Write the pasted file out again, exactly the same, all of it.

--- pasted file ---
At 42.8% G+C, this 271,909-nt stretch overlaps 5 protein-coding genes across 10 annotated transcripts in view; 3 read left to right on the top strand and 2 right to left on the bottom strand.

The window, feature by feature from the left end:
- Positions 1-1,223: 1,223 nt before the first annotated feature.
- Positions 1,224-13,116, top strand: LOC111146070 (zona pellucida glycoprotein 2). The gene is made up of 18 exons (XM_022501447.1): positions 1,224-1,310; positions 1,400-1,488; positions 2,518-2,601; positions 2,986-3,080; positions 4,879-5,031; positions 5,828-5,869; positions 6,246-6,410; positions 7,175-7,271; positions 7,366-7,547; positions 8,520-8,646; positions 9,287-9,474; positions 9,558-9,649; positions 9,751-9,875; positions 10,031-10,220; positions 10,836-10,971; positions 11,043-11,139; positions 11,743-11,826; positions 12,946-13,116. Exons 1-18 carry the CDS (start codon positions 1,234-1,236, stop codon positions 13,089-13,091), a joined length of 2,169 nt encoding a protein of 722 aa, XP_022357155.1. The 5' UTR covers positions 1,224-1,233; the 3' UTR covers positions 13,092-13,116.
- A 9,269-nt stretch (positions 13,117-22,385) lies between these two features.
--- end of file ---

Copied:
At 42.8% G+C, this 271,909-nt stretch overlaps 5 protein-coding genes across 10 annotated transcripts in view; 3 read left to right on the top strand and 2 right to left on the bottom strand.

The window, feature by feature from the left end:
- Positions 1-1,223: 1,223 nt before the first annotated feature.
- Positions 1,224-13,116, top strand: LOC111146070 (zona pellucida glycoprotein 2). The gene is made up of 18 exons (XM_022501447.1): positions 1,224-1,310; positions 1,400-1,488; positions 2,518-2,601; positions 2,986-3,080; positions 4,879-5,031; positions 5,828-5,869; positions 6,246-6,410; positions 7,175-7,271; positions 7,366-7,547; positions 8,520-8,646; positions 9,287-9,474; positions 9,558-9,649; positions 9,751-9,875; positions 10,031-10,220; positions 10,836-10,971; positions 11,043-11,139; positions 11,743-11,826; positions 12,946-13,116. Exons 1-18 carry the CDS (start codon positions 1,234-1,236, stop codon positions 13,089-13,091), a joined length of 2,169 nt encoding a protein of 722 aa, XP_022357155.1. The 5' UTR covers positions 1,224-1,233; the 3' UTR covers positions 13,092-13,116.
- A 9,269-nt stretch (positions 13,117-22,385) lies between these two features.